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Watchdog groans as email hoax returns to life

£50 a minute phone scam does not exist

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The premium rate telephone watchdog - ICSTIS - is warning punters not to fall for an email hoax that has been doing the rounds for more than two years.

The email seems genuine enough since it is from PC Paul Toseland, Corby Business Anti-Crime Network Administrator, and warns that that users could get stung for £250 from a woman posing as someone whose car has broken down.

The gist of the apparent scam contained in the email is simple. There's a knock on the door. "My car's broken down, can I use your phone?" says the smartly-dressed woman. She then uses the phone and pretends to ring her husband, but in reality rings a premium rate phone line, set up at £50 per minute. When she's finished, she even offers £1 to cover the cost of the call. The first you know you've been ripped off is when the phone bill comes in.

Of course, this is all nonsense. Yes, cars do break down and people do sometimes knock on doors and ask to use a phone. But there are no £50 a minute phone services in the UK. The most anyone can be charged for premium rate services in £1.50 a minute.

Two years ago when this email first did the rounds Northamptonshire police was forced to issue a statement which read: "We can confirm information circulated electronically to businesses by the Force regarding a telephone fraud, is now believed to be an urban legend."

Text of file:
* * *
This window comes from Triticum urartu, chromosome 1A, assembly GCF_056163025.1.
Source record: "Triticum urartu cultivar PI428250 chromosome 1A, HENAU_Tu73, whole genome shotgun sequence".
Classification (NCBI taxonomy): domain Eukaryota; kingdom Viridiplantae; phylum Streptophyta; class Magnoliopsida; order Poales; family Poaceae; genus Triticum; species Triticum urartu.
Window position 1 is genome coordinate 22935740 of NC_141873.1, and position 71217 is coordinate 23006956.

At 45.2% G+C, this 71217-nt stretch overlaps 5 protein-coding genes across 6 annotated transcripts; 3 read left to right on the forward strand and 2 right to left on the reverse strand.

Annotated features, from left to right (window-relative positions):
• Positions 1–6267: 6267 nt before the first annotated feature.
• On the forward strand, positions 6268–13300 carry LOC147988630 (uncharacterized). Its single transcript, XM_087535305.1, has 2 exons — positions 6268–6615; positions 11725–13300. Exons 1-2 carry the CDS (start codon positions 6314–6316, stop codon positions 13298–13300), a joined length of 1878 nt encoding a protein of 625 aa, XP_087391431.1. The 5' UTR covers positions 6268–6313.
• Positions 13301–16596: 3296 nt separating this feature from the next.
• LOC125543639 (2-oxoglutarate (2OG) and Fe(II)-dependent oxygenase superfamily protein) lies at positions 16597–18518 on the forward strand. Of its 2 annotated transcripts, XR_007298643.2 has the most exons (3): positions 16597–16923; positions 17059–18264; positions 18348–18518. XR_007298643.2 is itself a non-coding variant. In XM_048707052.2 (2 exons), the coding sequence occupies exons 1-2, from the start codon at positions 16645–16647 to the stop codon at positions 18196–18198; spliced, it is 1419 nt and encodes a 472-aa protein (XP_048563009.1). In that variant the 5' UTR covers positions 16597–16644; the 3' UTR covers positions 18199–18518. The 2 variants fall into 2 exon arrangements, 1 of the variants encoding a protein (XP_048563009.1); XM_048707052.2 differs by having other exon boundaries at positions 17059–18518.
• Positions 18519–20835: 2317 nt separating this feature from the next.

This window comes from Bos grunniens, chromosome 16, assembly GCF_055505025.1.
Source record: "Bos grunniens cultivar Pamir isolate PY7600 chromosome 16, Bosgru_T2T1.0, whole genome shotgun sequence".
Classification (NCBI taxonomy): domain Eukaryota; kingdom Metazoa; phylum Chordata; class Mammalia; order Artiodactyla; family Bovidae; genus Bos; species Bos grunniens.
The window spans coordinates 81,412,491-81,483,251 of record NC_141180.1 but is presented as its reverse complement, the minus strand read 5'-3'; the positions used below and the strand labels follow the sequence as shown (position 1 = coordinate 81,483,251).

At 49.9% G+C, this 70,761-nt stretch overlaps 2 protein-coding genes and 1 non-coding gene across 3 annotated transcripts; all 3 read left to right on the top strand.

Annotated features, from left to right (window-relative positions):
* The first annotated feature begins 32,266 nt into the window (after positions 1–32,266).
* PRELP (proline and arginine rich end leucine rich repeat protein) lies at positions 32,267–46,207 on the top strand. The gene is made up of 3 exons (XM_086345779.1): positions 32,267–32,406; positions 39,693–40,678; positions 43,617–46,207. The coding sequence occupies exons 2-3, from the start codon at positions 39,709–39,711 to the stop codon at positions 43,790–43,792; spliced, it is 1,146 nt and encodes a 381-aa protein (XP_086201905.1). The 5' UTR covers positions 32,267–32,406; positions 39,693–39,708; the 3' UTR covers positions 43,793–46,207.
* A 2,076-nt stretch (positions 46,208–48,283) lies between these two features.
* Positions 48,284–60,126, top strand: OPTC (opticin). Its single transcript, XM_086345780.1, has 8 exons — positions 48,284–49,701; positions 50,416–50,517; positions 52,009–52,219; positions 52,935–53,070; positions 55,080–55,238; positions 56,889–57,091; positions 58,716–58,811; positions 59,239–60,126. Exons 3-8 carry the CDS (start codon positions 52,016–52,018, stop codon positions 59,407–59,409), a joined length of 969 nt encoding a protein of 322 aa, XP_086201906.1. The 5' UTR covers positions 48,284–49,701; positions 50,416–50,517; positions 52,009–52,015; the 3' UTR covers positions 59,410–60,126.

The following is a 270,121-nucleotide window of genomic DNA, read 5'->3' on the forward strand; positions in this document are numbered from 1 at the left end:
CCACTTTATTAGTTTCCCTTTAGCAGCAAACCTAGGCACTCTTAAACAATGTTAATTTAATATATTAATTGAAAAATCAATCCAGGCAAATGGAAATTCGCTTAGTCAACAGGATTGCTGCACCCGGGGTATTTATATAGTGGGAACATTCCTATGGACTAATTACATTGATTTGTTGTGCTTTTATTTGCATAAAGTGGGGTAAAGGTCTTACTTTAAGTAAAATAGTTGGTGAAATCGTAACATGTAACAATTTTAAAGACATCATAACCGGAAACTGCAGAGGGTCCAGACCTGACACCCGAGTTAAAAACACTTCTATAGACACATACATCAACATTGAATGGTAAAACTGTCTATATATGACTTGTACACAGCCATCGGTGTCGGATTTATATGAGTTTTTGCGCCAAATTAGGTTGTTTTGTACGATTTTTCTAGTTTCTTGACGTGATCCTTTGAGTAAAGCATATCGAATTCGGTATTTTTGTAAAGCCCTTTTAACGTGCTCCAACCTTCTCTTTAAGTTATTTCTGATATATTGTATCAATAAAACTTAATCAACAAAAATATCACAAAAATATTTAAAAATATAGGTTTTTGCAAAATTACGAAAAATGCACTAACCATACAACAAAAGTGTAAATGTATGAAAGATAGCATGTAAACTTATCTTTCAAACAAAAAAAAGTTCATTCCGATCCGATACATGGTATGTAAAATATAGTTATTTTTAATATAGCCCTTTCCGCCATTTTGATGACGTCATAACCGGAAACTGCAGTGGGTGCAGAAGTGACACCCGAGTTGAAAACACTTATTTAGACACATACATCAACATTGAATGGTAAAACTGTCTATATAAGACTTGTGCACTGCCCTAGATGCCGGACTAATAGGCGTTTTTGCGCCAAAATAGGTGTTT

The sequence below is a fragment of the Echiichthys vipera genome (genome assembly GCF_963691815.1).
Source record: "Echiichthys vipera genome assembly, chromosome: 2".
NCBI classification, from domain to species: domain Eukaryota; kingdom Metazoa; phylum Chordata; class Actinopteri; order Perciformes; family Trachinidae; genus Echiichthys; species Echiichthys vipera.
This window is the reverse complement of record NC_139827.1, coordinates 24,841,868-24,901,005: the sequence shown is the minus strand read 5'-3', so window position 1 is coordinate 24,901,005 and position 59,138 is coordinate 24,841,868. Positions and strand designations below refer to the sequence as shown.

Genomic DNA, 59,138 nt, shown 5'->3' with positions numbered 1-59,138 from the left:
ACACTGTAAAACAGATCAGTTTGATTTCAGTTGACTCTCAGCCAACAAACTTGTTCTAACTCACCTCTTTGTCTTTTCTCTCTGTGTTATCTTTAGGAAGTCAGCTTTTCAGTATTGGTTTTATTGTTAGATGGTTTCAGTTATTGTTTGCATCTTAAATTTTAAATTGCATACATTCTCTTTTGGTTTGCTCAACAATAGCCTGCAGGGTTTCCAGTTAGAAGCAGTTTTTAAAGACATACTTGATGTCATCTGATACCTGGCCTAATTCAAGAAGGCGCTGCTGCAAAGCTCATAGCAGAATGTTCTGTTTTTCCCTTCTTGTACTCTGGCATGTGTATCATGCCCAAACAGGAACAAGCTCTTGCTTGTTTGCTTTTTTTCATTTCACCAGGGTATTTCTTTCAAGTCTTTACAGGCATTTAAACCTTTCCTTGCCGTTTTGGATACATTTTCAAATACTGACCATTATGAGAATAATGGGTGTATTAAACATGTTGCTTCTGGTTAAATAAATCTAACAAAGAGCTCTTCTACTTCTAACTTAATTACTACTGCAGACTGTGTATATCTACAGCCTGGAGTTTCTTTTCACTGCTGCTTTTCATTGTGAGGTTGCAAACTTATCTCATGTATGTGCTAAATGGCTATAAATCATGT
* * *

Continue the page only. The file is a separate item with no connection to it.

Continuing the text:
Now, the email has surfaced once again and has been picked up and reported by various media organisations, including The Scotsman (The story was on its website this morning, but appears now to have been removed.) A spokeswoman for ICSTIS told The Register that the regulator would be writing to all police forces in the UK warning them to be on their guard against such email hoaxes.

She said that such reports were "not very helpful" and "made it harder [for the regulator] to debunk these myths".

Earlier this month ICSTIS was forced to issue yet another caution over another email warning of high phone bills. ICSTIS had received dozens of calls from people concerned that they could be ripped off if they fall for the con.

The emails claimed people could be hit with a bill for £260 if they "press 9" and listen to a recorded message offering them a free all-expenses paid holiday. Another apparent scam relates to people phoning a "missed call" number beginning 0709. Anyone calling the number will be charged £50 a minute, warns the hoax email.

However, ICSTIS says this is all utter tosh. Yes, some people do get these dodgy marketing calls but they cannot be billed £50 a minute. Which is why the regulator has urged anyone who receives one of these emails to bin it and not to pass it on. ®

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